Saturday, May 5, 2007

Newts Stalking Their Prey

There is a skeegy little pond next to Nells Rock Trail under the power lines - you can't miss it - which is full of little red-spotted newts quietly stalking their prey, which happily consists primarily of mosquito larvae. There is a big piece of ledge that rises nearly ten feet above the pond about 30 feet off of the trail. Sit on it, with your feet dangling over the edge, and enjoy a little break from your hike. If you watch very, very carefully, you might see some of the salamanders as they slowly stalk over and under the mass of vegetation. Think of it as an "I spy" game. See photos.

Oddly, red-spotted newts have two forms, the aquatic one (shown) and the bright red terrestrial form called the red eft. They start out as the aquatic form as babies, then switch to the red terrestrial form for a few years as adolescents, so to speak, then revert to the original form as full adults. I was watching the adults.

I once hatched salamander eggs and the baby salamanders voraciously ate mosquito larvae, which we had to raise in a little pool out back. The salamanders creep up very slowly, and as soon as one of the mosquito larvae wiggle in their face WACK - no more mosquito. A salamander can probably eat hundreds of larvae each day. While you're sitting there, tadpoles or maybe salamanders will suddenly lunge to the surface to gulp some air. You never get to actually see them, just the disruption they make at the surface.

I also got a photo of a rufous-sided towhee, which are common along the powerlines.

Sunday, April 29, 2007

Birchbank Mountain OS94

"Birchbank Mountain" is what they call the steep riverbank north of Indian Well State Park. Responding to complaints about ATVs and paintball, I visited the open space, which is a big piece of land, and sure enough, I was greeted by a group of kids on dirt bikes and ATVs. Later on I blundered into the middle of an "airsoft" game, which is similar to paintball except they shoot plastic BBs.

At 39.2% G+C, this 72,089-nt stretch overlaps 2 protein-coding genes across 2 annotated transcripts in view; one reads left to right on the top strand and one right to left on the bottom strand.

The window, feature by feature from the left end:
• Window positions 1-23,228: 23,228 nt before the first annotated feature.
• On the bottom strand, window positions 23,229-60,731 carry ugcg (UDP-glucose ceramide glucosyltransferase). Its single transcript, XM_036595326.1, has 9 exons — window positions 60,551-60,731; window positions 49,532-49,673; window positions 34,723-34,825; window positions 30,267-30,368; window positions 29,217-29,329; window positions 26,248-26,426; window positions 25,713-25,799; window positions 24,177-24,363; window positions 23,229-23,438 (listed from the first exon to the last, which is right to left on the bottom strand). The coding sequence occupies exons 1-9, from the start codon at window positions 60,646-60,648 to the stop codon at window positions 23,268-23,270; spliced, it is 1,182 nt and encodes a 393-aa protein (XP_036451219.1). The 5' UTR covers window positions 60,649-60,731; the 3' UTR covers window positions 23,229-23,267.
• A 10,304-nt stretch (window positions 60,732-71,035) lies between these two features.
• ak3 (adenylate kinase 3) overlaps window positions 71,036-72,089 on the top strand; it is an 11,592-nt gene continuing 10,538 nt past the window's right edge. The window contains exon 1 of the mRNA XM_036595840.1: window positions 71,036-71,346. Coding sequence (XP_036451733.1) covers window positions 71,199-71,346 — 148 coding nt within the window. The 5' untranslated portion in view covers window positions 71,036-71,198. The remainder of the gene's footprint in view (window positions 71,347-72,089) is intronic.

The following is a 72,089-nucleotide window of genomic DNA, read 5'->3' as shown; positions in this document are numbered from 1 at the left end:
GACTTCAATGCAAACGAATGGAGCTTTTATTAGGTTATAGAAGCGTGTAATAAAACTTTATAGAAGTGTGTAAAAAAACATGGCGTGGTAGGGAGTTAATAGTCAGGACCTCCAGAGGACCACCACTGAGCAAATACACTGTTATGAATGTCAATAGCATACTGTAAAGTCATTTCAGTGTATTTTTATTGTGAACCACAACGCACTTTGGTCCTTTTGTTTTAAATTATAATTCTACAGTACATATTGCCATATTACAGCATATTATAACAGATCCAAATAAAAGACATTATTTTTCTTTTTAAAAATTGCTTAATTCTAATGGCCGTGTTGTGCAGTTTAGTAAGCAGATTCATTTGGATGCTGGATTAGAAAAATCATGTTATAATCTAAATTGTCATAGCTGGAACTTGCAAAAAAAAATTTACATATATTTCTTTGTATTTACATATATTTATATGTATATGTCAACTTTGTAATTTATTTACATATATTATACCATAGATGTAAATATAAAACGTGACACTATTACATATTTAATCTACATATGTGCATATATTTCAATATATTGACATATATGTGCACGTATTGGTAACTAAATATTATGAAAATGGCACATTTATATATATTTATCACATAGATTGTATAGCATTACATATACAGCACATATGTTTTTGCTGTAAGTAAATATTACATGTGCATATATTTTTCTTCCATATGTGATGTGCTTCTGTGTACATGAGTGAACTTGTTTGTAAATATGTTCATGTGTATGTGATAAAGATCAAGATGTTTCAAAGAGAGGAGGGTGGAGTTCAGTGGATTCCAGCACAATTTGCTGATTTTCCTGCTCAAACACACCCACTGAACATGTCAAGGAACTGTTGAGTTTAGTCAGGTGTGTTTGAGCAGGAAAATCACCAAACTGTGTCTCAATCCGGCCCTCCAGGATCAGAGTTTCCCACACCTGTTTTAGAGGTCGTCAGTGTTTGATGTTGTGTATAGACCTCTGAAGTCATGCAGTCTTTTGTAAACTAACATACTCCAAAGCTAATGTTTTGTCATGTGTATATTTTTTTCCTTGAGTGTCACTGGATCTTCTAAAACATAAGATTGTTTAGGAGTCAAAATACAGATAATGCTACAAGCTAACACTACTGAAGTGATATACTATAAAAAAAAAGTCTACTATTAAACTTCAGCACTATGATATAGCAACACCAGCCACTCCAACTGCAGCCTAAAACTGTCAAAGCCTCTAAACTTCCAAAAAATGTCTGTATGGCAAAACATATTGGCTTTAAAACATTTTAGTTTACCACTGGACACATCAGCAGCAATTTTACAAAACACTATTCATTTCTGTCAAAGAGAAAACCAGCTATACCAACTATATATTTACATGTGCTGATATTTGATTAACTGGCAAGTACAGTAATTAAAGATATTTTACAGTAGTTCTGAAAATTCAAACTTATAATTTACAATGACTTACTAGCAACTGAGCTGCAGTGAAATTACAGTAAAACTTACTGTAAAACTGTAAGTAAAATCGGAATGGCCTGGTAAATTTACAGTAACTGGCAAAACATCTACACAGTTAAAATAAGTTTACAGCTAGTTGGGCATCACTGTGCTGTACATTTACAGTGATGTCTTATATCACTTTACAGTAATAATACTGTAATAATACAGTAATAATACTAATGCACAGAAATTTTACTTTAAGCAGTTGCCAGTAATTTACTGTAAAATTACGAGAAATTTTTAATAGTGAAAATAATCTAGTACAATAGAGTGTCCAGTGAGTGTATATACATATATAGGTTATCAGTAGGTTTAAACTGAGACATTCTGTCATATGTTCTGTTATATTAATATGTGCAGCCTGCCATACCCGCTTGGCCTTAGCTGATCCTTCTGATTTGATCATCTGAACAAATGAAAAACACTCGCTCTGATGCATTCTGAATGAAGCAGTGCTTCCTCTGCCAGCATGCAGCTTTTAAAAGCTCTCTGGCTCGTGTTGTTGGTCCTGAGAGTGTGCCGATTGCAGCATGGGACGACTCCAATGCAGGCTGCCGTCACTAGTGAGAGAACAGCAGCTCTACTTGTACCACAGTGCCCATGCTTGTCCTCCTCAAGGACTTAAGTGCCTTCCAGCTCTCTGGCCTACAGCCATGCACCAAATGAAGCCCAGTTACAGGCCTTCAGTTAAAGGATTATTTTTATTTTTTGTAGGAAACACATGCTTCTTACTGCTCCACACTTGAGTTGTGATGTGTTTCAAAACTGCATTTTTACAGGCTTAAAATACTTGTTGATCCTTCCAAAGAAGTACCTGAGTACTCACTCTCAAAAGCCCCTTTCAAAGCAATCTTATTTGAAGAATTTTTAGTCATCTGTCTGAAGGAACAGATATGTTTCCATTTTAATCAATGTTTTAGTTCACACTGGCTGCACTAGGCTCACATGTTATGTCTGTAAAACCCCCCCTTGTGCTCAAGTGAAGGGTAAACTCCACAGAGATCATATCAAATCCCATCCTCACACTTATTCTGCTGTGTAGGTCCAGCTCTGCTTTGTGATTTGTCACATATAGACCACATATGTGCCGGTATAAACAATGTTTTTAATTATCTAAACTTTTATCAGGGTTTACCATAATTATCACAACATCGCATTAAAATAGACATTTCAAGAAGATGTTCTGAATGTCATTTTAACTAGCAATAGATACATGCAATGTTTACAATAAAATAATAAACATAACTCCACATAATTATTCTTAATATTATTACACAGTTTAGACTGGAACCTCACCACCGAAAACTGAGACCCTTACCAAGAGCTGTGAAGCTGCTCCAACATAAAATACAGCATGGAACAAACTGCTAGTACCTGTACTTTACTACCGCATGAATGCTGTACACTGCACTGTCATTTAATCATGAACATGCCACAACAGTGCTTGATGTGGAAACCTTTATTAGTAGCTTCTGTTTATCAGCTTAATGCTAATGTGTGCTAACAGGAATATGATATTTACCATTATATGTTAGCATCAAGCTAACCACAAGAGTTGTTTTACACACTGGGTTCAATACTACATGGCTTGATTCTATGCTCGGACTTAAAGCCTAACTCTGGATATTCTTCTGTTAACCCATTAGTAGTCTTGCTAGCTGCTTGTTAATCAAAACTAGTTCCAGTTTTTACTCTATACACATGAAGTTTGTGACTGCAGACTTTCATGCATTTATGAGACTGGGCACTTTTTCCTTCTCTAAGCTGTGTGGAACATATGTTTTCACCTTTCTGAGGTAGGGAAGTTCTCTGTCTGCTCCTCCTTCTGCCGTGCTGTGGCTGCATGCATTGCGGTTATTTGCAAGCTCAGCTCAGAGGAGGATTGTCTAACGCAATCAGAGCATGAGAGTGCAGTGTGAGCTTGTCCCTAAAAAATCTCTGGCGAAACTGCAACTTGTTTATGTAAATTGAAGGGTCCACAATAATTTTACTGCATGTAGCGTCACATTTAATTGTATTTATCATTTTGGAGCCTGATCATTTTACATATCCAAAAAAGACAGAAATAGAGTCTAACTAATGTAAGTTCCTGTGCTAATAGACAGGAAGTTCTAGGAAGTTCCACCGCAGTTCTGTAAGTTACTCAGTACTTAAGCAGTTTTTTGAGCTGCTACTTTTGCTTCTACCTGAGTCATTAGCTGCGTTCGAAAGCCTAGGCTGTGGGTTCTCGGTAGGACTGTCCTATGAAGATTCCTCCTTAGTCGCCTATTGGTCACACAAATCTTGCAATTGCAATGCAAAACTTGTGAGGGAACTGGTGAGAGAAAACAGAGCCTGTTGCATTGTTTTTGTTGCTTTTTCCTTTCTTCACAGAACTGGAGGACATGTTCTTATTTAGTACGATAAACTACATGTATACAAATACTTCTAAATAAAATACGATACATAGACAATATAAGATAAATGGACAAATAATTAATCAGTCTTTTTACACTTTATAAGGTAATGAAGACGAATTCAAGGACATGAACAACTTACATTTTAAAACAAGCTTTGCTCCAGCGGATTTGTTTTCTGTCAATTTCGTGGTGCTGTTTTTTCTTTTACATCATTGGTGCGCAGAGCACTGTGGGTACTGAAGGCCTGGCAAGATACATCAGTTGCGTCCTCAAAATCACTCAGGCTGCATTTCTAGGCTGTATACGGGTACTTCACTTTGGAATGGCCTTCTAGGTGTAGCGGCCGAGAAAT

As far as Shelton goes, the habitat along the riverbottom is unique to the Housatonic River. The typical Connecticut oak forest is replaced by a cool, moist floodplain forest, and it was just covered with wildflowers, especially Dutchman's Breeches (thousands) and trillium. You just don't see that anywhere else in Shelton.

At the bottom of the hill are a series of ponds on water company land, which is not posted. I got a great look at a pair of wood ducks, spectacular little ducks which nest in tree cavities and are rather elusive.

Upper White Hills Brook falls rapidly down the steep slope in a series of falls. Near the brook, just uphill from the Blue Dot trail, there is a big old chimney. I been told this may be part of the Monroe Gun Club meetinghouse that burned down in the 1960's.
See photos and video of my walk.
There are miles of illegal ATV trails on the property, but a couple of the trails are actually old colonial roads. The roadway along the bottom of the hill is called "Old Farm Road". You can see the beginning of the road from Indian Well Road, right where it crosses the RR tracks. Park there for good access to the open space. There was also a road that went up the slope to the White Hills, where presumably farmers grew produce and traveled the road down to the river, where they could ship their produce downriver. I'll be adding some "historic trail" plaques to these trails.